At the Sept. 4 meeting, the City Council will also vote on a resolution to set a public hearing for consideration of several construction projects that would allow the airport to accommodate more passengers. The projects would include the construction of a larger passenger waiting area, the relocation of the baggage claim area and a new parking lot on the west side of Airport Drive.

The resolution estimates that the improvements would cost $166,835. At its Aug. 20 meeting, the City Council appropriated that amount to airport construction projects from money the Federal Emergency Management Agency gave the city in compensation for the costs of the 2011 snowstorm.

The mayor has said that the new addition — a double-wide trailer — is only a temporary measure to ease the airport's expansion before a new terminal is built.

Supervising editor is Scott Swafford.

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Kip Hill September 2, 2012 | 1:34 p.m.

I'm curious, and perhaps the reporter or another reader can shed some light on this topic, as to why FEMA money can so easily be appropriated to another purpose. Don't get me wrong, I'm thrilled the city has appropriated the funds necessary to move forward with planned airport improvements, but it's also incredibly interesting that hundreds of thousands of dollars earmarked (maybe that's the wrong word) for snow clean-up can be moved across the ledger to capital projects.

Does anyone know the legal ramifications of this decision? I'm just curious how much of that $6.1 billion ( allotted the department in fiscal 2013 is actually going toward disaster relief. Just a question from a former/fellow Missourian public lifer.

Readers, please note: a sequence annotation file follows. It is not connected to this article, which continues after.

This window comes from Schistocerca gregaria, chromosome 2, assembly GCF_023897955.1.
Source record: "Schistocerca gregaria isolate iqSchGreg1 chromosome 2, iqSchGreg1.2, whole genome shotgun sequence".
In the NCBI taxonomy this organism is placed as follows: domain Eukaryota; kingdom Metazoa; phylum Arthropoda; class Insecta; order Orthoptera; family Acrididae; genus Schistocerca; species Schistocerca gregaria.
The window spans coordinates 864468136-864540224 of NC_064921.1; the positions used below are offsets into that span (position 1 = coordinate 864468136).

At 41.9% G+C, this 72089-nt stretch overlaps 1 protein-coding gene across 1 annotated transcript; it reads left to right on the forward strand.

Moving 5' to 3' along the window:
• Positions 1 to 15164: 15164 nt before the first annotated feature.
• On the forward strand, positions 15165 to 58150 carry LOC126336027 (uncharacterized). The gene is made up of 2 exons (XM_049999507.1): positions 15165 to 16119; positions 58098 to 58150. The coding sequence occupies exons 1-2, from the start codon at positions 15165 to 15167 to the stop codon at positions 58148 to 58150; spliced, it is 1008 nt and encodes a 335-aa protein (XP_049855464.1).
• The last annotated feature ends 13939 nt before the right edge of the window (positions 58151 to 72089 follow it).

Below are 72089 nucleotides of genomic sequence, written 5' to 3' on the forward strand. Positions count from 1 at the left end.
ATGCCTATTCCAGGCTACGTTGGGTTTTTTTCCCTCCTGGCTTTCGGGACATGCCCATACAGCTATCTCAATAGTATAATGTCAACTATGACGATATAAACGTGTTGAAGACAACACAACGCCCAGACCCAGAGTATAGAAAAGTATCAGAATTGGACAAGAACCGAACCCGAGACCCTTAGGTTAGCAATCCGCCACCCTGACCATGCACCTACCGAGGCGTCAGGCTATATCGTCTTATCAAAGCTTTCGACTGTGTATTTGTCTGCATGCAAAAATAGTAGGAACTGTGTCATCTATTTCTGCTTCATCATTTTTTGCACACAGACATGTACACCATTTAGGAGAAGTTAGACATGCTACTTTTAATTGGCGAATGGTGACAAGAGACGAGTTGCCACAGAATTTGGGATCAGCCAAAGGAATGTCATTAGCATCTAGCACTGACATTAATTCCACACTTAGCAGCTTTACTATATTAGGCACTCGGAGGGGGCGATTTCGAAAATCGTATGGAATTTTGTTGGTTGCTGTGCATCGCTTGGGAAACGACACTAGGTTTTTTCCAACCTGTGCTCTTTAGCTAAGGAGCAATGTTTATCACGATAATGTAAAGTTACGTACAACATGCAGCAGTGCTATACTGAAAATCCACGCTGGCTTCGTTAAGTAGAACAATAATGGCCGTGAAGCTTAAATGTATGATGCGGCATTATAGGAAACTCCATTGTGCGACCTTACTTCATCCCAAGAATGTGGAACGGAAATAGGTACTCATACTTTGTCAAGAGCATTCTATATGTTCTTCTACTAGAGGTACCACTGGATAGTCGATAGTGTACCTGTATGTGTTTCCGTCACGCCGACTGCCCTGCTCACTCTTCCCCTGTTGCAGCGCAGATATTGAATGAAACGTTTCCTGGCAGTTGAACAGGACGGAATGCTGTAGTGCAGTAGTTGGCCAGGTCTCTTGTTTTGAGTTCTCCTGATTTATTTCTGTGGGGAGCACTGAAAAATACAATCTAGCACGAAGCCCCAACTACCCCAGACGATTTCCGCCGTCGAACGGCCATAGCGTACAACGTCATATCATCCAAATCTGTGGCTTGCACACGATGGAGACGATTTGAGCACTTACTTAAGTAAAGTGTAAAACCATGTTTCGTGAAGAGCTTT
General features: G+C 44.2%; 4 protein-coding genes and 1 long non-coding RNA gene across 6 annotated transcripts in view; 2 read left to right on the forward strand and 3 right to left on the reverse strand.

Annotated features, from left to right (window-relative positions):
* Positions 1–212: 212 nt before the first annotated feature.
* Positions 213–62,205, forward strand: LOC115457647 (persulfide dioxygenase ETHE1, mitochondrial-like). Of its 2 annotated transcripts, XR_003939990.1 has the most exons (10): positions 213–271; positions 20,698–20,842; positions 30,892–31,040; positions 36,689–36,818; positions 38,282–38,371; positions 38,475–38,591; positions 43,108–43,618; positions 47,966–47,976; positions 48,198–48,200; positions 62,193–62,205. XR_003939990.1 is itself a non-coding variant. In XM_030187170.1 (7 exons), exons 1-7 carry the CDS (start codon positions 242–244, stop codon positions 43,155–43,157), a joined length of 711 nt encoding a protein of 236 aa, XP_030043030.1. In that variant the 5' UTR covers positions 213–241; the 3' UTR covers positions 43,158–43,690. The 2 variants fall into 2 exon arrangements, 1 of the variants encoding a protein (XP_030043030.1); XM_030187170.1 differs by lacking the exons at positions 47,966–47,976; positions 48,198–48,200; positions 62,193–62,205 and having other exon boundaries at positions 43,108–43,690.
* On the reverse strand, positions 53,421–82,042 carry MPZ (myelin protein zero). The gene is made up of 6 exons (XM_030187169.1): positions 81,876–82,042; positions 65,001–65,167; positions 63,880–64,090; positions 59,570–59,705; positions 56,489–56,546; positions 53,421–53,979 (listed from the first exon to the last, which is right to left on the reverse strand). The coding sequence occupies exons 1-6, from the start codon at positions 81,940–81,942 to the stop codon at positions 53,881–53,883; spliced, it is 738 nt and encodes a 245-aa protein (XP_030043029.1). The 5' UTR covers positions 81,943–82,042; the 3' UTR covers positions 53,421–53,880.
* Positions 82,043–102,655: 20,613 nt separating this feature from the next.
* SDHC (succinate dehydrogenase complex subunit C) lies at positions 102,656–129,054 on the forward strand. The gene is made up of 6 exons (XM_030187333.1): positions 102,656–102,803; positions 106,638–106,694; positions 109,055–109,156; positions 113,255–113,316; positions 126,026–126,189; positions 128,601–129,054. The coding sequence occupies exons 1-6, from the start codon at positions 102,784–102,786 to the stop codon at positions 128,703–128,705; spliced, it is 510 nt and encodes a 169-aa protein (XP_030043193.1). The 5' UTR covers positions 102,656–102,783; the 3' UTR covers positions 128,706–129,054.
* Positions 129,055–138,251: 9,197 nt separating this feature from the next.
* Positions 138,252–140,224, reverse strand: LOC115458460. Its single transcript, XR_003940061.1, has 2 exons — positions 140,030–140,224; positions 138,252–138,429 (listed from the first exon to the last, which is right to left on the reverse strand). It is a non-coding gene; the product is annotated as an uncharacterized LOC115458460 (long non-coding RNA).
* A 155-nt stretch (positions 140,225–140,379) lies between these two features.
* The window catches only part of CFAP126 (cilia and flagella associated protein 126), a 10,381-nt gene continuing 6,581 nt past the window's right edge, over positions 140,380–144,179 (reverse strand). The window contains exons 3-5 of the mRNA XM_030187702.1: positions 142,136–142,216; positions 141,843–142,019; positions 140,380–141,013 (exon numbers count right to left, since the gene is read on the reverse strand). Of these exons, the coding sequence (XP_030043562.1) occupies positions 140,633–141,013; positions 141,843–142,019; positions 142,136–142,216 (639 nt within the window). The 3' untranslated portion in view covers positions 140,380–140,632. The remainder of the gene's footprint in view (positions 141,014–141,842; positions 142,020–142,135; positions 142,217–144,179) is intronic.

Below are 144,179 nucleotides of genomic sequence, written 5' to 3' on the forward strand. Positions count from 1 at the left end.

Kip Hill

(Report Comment)
Richard Webner September 2, 2012 | 6:07 p.m.


Thanks for the comment. I believe that the FEMA money was compensation for what the city spent on the 2011 snowstorm. Basically, it's returning the city's coffers to the level they would be at if the storm had never happened. So, it's not like the city is spending money that was intended for disaster relief.

You raise an interesting point, though - can the city spend the FEMA money on whatever it wants? Are the rules for the money different from that of the city's other money? These are questions I'd definitely like to look at.

Richard Webner
Public Life Reporter
Columbia Missourian

(Report Comment)
Kip Hill September 4, 2012 | 10:01 a.m.


Thanks for that information. That method certainly makes sense, though it calls into question whether that money would have been spent on airport upgrades to begin with. Incentives change drastically from month-to-month for a city (so I would assume), and it's very interesting that FEMA would grant money to cities with no strings attached (if, indeed, that's what they do).

I look forward to any information you can find on this topic.

Kip Hill

(Report Comment)